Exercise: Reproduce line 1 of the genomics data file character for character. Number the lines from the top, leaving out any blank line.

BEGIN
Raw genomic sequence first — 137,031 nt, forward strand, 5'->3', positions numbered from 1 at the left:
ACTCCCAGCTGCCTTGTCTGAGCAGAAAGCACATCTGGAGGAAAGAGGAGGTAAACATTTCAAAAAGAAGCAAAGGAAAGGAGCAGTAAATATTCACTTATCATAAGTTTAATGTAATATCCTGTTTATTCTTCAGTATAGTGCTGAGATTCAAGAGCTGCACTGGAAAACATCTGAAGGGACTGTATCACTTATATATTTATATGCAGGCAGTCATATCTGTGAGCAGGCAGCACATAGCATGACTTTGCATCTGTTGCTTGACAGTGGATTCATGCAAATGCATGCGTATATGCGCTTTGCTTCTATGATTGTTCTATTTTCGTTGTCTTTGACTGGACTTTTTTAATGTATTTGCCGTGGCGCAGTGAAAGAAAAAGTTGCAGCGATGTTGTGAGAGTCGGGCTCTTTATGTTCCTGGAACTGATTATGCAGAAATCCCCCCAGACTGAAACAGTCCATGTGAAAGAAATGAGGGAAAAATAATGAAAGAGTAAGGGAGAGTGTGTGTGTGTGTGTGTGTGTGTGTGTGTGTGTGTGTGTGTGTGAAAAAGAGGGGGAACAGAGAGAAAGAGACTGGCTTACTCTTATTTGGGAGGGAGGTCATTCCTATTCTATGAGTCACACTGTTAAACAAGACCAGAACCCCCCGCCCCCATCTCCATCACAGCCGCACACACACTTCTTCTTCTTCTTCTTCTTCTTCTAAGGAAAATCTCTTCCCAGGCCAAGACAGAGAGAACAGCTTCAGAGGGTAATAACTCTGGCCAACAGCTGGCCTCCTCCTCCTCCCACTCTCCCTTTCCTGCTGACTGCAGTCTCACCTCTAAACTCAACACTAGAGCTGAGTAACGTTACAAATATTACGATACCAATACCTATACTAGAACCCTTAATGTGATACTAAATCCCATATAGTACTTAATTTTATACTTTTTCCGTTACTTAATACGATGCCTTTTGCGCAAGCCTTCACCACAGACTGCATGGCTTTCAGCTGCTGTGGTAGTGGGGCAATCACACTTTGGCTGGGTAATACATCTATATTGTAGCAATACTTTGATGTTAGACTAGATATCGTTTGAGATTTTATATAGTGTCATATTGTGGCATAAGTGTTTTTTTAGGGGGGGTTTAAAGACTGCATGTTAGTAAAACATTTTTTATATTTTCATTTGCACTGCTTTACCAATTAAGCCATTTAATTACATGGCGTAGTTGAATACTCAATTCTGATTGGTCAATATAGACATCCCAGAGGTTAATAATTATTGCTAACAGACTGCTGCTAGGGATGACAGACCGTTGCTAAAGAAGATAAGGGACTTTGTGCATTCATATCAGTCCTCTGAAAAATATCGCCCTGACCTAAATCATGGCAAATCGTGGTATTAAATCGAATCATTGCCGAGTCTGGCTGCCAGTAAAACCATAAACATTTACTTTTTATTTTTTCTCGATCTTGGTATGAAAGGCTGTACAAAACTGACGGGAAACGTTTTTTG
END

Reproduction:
Raw genomic sequence first — 137,031 nt, forward strand, 5'->3', positions numbered from 1 at the left: